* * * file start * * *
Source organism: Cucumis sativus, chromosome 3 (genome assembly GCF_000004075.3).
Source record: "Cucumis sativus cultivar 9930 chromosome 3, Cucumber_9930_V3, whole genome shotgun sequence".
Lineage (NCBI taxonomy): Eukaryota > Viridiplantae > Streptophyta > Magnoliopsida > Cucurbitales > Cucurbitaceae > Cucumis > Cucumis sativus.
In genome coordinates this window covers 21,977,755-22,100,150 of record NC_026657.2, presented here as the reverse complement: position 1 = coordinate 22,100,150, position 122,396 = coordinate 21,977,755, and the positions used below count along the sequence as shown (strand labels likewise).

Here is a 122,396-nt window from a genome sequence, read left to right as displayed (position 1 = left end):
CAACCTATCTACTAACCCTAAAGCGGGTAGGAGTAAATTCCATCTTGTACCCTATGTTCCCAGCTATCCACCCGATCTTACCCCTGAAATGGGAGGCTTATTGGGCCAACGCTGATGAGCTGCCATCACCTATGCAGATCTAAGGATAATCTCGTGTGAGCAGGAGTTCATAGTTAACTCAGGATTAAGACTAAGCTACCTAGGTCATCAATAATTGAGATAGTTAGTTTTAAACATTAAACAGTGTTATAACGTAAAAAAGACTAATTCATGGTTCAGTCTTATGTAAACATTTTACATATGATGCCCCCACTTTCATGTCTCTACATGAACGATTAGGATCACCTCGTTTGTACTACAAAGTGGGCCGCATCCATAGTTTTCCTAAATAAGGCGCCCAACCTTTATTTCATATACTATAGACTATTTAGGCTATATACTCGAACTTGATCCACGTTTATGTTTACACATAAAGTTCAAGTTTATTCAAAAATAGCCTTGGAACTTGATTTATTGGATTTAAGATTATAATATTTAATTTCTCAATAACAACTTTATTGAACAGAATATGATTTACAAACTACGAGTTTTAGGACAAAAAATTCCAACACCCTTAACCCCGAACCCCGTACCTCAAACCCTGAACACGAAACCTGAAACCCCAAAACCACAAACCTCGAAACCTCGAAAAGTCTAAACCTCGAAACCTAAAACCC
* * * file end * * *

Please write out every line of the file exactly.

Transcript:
Source organism: Cucumis sativus, chromosome 3 (genome assembly GCF_000004075.3).
Source record: "Cucumis sativus cultivar 9930 chromosome 3, Cucumber_9930_V3, whole genome shotgun sequence".
Lineage (NCBI taxonomy): Eukaryota > Viridiplantae > Streptophyta > Magnoliopsida > Cucurbitales > Cucurbitaceae > Cucumis > Cucumis sativus.
In genome coordinates this window covers 21,977,755-22,100,150 of record NC_026657.2, presented here as the reverse complement: position 1 = coordinate 22,100,150, position 122,396 = coordinate 21,977,755, and the positions used below count along the sequence as shown (strand labels likewise).

Here is a 122,396-nt window from a genome sequence, read left to right as displayed (position 1 = left end):
CAACCTATCTACTAACCCTAAAGCGGGTAGGAGTAAATTCCATCTTGTACCCTATGTTCCCAGCTATCCACCCGATCTTACCCCTGAAATGGGAGGCTTATTGGGCCAACGCTGATGAGCTGCCATCACCTATGCAGATCTAAGGATAATCTCGTGTGAGCAGGAGTTCATAGTTAACTCAGGATTAAGACTAAGCTACCTAGGTCATCAATAATTGAGATAGTTAGTTTTAAACATTAAACAGTGTTATAACGTAAAAAAGACTAATTCATGGTTCAGTCTTATGTAAACATTTTACATATGATGCCCCCACTTTCATGTCTCTACATGAACGATTAGGATCACCTCGTTTGTACTACAAAGTGGGCCGCATCCATAGTTTTCCTAAATAAGGCGCCCAACCTTTATTTCATATACTATAGACTATTTAGGCTATATACTCGAACTTGATCCACGTTTATGTTTACACATAAAGTTCAAGTTTATTCAAAAATAGCCTTGGAACTTGATTTATTGGATTTAAGATTATAATATTTAATTTCTCAATAACAACTTTATTGAACAGAATATGATTTACAAACTACGAGTTTTAGGACAAAAAATTCCAACACCCTTAACCCCGAACCCCGTACCTCAAACCCTGAACACGAAACCTGAAACCCCAAAACCACAAACCTCGAAACCTCGAAAAGTCTAAACCTCGAAACCTAAAACCC